The Average Bulgarian is Paying less for Food and more for Taxes
The budgets of the Bulgarian families have undergone significant metamorphoses in recent years. There is a clear trend - the burden on food costs is decreasing, but the burden of tax and social security increases, says an analysis of the Institute for Market Economics (IME).
It turns out that in this respect we are becoming more and more like others in the EU. Between 2008 and 2016, the share of spending on food and non-alcoholic beverages in the total budget of the Bulgarian has dropped from 36.6% to 30.8% and it is quite possible in the coming year to go down to below 30%, as is the case in all remaining members of the European Union, Yavor Alexiev from IME commented.
Beyond the average figures, however, there are huge differences. For the richest ten percent of households in our country, everyday goods for consumption account for less than 25 percent of all spending, while for the poorest 10 percent food and beverages cost over 43 percent of the family budget. This is the data of the NSI for last year.
Similar is the picture when considering the burden of household bills - for electricity, gas, water, heating, etc. The poorest pay 20% of their whole income. And people with the highest incomes cover those expenses with just one-tenth of their budgets.
Dramatic are differences on the "rich-poor" axis in the cost of culture, education, tourism, entertainment. People who have difficulty make both ends meet spend the symbolic 2.4%. And the wealthiest households spend 7.4% of their budgets on cinema, opera, theater, books, learning, holidays, excursions, and so on.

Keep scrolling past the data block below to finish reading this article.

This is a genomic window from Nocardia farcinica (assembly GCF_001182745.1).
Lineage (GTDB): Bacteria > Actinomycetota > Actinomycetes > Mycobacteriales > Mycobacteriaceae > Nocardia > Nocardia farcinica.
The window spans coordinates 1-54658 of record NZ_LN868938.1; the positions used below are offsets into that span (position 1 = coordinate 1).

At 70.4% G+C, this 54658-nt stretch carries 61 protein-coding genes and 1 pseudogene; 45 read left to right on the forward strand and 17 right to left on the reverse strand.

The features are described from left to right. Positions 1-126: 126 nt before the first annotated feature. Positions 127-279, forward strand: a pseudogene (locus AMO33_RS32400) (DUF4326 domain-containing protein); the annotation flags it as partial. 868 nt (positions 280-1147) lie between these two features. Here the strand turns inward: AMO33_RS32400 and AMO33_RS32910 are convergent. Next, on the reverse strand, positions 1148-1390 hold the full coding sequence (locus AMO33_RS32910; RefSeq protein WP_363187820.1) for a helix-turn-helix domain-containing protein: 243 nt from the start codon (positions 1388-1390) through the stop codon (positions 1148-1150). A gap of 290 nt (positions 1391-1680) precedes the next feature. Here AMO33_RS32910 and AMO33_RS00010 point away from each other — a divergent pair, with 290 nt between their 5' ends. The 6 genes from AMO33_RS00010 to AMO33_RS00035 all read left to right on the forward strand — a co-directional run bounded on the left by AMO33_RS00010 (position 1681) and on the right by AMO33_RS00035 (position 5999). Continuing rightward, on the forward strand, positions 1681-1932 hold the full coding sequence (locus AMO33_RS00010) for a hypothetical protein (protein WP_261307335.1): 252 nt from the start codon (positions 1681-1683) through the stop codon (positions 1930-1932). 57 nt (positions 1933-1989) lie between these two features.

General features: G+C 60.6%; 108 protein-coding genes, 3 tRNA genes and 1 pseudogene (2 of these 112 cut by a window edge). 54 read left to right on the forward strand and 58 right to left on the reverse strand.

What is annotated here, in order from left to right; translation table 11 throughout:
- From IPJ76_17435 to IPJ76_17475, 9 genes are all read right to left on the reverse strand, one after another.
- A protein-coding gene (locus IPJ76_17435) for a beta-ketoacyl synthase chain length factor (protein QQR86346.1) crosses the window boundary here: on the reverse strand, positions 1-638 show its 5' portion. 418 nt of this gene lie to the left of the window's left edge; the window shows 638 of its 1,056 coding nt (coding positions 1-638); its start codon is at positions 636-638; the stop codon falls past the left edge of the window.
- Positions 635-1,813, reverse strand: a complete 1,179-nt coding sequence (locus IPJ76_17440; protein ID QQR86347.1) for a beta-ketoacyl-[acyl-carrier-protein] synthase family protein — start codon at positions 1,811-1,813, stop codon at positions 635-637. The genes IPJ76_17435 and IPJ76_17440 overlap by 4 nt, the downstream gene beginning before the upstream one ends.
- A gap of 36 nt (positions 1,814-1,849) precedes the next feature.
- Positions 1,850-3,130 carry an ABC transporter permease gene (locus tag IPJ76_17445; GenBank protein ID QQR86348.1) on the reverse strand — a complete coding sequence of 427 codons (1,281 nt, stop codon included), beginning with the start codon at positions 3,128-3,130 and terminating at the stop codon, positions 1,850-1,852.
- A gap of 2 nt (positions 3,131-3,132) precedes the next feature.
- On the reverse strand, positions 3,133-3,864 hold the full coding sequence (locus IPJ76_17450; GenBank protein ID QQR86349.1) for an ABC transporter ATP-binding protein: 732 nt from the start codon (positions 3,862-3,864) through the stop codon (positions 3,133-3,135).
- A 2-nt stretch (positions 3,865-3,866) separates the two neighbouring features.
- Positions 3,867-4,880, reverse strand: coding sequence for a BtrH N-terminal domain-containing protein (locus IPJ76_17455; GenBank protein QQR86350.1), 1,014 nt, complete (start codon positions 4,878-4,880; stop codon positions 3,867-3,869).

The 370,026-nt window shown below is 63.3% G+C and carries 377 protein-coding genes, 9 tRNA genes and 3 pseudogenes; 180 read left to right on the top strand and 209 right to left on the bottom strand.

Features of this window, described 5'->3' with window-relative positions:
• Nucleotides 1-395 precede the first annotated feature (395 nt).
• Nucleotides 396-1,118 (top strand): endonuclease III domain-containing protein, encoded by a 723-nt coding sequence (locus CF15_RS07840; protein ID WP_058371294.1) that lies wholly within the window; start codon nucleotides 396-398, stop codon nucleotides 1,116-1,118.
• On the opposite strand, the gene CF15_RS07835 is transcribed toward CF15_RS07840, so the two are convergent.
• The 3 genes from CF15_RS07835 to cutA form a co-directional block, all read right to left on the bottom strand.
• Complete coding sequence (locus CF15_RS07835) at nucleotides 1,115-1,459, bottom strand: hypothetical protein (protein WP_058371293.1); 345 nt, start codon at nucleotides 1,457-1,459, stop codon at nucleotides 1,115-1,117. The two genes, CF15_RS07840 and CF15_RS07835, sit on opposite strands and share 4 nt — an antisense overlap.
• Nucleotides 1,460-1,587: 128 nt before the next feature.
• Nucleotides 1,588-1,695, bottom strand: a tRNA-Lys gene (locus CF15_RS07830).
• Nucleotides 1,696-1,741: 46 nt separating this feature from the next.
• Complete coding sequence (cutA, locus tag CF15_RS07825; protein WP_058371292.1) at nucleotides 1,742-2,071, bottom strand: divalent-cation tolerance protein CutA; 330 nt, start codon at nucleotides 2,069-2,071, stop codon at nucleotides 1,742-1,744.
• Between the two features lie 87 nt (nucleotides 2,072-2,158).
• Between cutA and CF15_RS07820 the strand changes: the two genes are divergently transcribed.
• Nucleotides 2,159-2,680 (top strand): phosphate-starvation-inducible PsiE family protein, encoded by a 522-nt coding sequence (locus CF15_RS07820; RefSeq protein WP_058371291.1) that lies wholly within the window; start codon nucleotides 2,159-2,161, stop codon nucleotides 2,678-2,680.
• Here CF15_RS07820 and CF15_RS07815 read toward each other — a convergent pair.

Even more obvious are the disparities in payments for taxes and social security contributions. For the poorest one-tenth of the population, they are only 3.8% of all expenses. While the richest 10 percent give 16.5% of the family budget for levies and social contributions.
In practice, for those who earn a good amount of money debts to the treasury are the second-largest expense after food costs. And for poor taxes and social security are quite a burden. Interesting detail is that in fact the poorest 10% of households give more for cigarettes and alcohol - 4.3% than for taxes and social security - 3.8%.
All these differences have logical explanations and they are in the revenue side of family budgets. In the group of the richest, almost 80% of income comes from wages, entrepreneurship, fees, and so on. People who are on the other pole rely mostly on pensions, social benefits, or other kinds of add-ons. That is why poor households give a very small percentage of their tax money, and the rich fill the treasury.
The cost structure of Bulgarian households is improving, as reported by IME. The ever lower share of food costs shows lifting the standard of living. But this positive development goes hand in hand with a negative phenomenon - the relative share of households' tax and social security spending is growing. In 2008, for taxes and social security contributions, they went below 7% of all the costs of the average Bulgarian household, and in the past, these liabilities went up to a 12% share. This is due to the increase in the tax burden, but also to the increase in employment in the economy - the more people work, the more households pay labor taxes as well as social security contributions. Part of the effect may also be due to the diminishing of the gray economy, economists said.
The survey also shows other interesting trends. One of them is that, especially for the richest Bulgarians, the cost of food does not decrease especially as a share in their total spending. The explanation is that they become oriented to expensive extra-quality goods and shop in luxury stores. This explains the rise of specialized stores - for organic products, fish delicacies, boutique bakeries and pastry shops. The boom of these retail outlets is only in the big cities, where income grows more tangible.
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